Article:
Systemically, Social Permaculture is intended to aid Humanity and the Societies within it in meeting the evolutionary challenges of today.
Relationally, it is a re-imagining of culture, community, society, and on each of these levels, how we, as human beings relate. It is an investigation of how we want to relate and how this can be informed by the relationships found in natural ecologies, it is an investigation of the essential ingredients behind relationships which honor our ancestors, that which is true in this moment, and the generations to come.
For most of my growing up time in a small home filled with 7 people I shared a bedroom with my grandmother. I don’t remember when my mother thought I might need some space without Grandma and moved me in with my little sister. At 17 I moved right from tight family quarters into marriage and motherhood.
Earlier this month I shared space for 3 weeks with dear long-time friends in Washington. They’d asked me if I wanted to be paid to organize the imminant move of everything including collections of vintage pottery and furniture, from their sister’s house that was sold in difficult circumstances. Each morning I drove to the house on a private island to play beat the clock – inventorying, and sifting, sorting and moving hundreds and thousands of dollars of belongings onto sell, gift, donate, store, and consign lists. I was also interacting with neighbors and others who were concerned and at the same time arranging to buy some of the treasures at bargain prices.
At sunset I’d gaze up at the mountains to stop my body and my head. When I returned to my friends’ home we did our heart’s work. They are dealing with their sister’s on-again-off-again illness while facing dissolution of some hopes and dreams for their family. We are each dealing with our judgments about the sister’s wants and decisions, at the same time expressing our own desires for some of the treasures we’re packing, selling and preparing to store for an unknown future.
This past week I’ve been helping finalize that physical move as best I can from my brother and sister-in-loves’ large home in a quiet subdivision near Indianapolis. While they tour Italy I’m here to be with our father who lives in a nearby independent living center. He says I’m here to “baby sit” him. No way does he need a baby sitter but he does need the daily attention family provides. As his 96th birthday approaches I’m aware of how limited my time is with him. Dad and I are both introverts and he tires easily so I’m “home”alone much of the day.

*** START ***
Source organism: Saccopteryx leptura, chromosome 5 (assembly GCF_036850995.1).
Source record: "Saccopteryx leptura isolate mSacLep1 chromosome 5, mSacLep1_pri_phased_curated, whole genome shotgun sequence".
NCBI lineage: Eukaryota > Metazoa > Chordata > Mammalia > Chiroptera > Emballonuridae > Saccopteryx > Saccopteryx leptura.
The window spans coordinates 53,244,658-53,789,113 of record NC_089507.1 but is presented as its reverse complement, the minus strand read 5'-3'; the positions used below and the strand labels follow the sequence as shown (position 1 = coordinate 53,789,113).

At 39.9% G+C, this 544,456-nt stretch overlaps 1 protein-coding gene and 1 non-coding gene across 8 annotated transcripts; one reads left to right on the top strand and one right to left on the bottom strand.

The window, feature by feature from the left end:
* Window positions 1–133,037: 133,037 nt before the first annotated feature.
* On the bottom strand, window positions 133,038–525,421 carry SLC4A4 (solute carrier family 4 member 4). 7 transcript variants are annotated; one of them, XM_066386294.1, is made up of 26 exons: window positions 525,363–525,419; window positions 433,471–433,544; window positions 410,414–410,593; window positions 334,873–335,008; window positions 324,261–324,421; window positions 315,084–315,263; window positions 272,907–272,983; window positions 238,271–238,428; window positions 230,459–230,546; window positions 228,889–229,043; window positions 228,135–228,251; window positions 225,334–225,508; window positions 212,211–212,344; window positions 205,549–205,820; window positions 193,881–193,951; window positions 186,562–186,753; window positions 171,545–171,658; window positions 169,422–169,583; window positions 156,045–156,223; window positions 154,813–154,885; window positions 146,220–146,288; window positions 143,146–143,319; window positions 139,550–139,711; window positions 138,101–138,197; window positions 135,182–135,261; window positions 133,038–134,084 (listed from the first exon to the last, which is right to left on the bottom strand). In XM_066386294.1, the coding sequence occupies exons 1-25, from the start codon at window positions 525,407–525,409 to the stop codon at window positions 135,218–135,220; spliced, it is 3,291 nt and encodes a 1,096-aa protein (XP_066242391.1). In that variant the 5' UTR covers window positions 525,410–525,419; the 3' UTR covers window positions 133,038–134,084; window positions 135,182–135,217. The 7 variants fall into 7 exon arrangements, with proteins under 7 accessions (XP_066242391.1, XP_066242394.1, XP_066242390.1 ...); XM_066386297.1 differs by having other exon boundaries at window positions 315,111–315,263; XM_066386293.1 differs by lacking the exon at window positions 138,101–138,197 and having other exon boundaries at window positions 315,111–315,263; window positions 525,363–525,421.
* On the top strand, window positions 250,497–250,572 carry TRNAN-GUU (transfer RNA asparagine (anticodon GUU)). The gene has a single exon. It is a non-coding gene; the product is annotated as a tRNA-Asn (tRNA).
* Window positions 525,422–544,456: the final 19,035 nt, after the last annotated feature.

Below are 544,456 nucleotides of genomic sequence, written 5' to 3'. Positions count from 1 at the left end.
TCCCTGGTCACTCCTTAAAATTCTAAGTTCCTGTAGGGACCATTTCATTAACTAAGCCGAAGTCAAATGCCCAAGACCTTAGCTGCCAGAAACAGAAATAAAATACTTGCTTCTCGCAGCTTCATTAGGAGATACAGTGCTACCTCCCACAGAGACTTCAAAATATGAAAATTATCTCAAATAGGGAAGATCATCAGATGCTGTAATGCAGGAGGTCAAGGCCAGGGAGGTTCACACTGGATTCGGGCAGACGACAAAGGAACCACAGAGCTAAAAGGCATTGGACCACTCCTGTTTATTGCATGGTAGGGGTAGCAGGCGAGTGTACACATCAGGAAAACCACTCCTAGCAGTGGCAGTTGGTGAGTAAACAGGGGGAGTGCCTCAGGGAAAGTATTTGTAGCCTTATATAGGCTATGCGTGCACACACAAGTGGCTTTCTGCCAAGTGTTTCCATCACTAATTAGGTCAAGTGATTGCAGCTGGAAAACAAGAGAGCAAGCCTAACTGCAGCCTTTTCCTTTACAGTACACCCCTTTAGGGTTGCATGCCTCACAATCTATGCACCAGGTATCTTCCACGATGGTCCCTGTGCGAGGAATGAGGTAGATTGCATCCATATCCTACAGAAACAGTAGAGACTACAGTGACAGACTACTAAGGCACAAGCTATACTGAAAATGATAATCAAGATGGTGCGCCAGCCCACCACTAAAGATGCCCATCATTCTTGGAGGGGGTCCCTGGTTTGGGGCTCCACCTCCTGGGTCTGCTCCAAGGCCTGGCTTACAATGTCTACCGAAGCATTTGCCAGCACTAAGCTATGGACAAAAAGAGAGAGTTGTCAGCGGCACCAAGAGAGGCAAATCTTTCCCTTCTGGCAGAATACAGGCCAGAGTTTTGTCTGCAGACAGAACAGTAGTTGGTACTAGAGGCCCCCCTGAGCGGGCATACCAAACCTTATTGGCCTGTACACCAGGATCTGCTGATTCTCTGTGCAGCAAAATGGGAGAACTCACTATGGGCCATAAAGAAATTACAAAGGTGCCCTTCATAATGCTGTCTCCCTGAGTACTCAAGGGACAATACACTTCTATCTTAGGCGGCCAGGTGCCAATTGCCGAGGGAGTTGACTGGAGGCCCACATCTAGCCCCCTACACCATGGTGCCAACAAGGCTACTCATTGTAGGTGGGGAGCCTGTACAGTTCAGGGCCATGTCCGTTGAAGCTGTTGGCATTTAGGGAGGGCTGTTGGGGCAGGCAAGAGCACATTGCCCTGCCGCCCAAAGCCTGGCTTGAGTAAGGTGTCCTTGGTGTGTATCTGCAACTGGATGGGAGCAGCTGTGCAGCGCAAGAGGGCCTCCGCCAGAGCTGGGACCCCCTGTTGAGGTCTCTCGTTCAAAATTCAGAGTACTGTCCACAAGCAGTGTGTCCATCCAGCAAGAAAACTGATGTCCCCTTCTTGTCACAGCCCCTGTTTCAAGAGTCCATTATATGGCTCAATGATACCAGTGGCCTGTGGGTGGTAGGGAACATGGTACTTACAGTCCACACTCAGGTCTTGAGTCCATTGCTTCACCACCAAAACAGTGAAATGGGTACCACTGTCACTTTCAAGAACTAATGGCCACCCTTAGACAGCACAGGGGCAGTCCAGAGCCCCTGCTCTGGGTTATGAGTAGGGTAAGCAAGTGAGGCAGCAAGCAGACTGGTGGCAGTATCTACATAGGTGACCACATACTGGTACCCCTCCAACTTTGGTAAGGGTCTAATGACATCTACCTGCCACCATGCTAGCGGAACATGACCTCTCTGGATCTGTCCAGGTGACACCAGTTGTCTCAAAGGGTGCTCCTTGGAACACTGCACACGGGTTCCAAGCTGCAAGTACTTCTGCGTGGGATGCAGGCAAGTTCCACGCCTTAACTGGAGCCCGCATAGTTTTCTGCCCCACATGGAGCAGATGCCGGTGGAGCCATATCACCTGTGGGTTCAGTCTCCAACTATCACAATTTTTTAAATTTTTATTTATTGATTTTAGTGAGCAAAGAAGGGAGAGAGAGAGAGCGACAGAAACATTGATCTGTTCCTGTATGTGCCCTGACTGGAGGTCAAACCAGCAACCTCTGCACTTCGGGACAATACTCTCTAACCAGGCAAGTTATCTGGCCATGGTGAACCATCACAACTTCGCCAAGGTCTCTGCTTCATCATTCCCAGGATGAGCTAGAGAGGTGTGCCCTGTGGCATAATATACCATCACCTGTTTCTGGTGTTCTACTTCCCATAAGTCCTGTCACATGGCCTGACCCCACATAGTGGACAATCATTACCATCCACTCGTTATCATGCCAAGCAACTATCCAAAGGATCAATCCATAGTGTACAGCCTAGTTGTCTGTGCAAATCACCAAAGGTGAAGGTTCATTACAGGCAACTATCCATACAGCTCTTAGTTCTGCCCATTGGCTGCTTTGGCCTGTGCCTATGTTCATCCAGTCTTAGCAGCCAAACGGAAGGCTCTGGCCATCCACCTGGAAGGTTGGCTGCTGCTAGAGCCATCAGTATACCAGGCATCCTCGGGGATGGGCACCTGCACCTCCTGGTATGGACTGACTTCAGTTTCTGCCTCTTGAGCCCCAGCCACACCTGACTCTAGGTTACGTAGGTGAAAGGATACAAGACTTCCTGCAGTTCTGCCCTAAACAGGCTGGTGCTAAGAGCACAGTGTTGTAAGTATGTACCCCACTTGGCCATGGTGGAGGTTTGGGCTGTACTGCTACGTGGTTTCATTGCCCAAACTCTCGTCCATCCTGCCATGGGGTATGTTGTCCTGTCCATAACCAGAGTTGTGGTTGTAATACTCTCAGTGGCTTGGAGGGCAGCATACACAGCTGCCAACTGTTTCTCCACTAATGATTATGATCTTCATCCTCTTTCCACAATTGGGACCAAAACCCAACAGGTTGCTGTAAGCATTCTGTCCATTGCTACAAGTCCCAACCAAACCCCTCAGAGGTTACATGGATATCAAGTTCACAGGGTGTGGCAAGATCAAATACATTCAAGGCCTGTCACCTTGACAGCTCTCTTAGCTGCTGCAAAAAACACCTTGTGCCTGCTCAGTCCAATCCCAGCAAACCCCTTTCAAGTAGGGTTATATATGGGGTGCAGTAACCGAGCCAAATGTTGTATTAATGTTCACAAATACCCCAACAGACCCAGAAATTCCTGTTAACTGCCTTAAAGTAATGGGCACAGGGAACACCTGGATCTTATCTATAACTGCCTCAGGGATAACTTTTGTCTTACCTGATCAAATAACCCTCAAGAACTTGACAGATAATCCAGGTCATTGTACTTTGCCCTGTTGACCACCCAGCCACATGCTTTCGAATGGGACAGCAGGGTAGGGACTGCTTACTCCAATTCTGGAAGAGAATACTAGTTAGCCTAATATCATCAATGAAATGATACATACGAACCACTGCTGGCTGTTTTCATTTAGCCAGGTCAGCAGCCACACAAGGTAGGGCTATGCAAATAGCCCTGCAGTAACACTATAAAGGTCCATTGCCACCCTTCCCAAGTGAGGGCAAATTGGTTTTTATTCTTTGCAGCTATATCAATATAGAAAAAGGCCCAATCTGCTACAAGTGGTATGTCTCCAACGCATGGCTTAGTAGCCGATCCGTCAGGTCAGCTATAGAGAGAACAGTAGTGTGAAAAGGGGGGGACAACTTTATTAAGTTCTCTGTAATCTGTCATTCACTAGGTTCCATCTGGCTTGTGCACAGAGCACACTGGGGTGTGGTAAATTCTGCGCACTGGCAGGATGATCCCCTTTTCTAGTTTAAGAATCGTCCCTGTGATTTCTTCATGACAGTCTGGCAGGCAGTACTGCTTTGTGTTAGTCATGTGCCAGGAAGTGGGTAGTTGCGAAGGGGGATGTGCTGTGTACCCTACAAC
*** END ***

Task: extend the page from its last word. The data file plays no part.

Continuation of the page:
Being by myself with no “work” forces me to not drift into diversion or distraction. I tell myself forget the consignment shops I saw up the road – I have enough clothes. A hundred times a day I remind myself that the political noise on TV and Halloween candy are poison!
It is my turn to send art cards to my grandchildren. This gives me the perfect opportunity to practice paper cutting. I can also write to them about yesterday when I thought I heard water running. I looked in the laundry room and all the bathrooms – nope. Finally I stepped out the open back sliding door and saw maybe a thousand sparrows sunning in the trees. Their twittering and their wings rustling the dry leaves sounded just like water running!
Later today I’ll visit Dad for awhile. I remember that in Saipan after our morning walk up and down the mountain my friend Trish and I would stop for a moment and ask each other what our intention was for the day. This practice wasn’t a time for sharing goals to accomplish at work but for sharing focus on our internal lives.
Today again my intention is that when I’m with Dad I will be with him in the truest sense. We’ll talk, we’ll laugh, and we’ll remember.
Yes, every day this month has been and is the unfoldment of grace.
Individually it (permaculture) is an alchemy of the inner world which brings awareness to the multiplicity that we are, which honors the archetypal flows of energy and information which stream through us, and which cultivates an internal system which is fluid and graceful, which allows space for the unfoldment of grace, for the release of stagnancy, and for the balancing of our inner ecosystems.
Also individually, it is a recognition of the complexity of the human form, it is a process of honoring the physical vehicles we use to navigate this land, and which are used by the land to stand up for social justice, for that which we imagine is possible, for the reweaving of the very fabric of our community.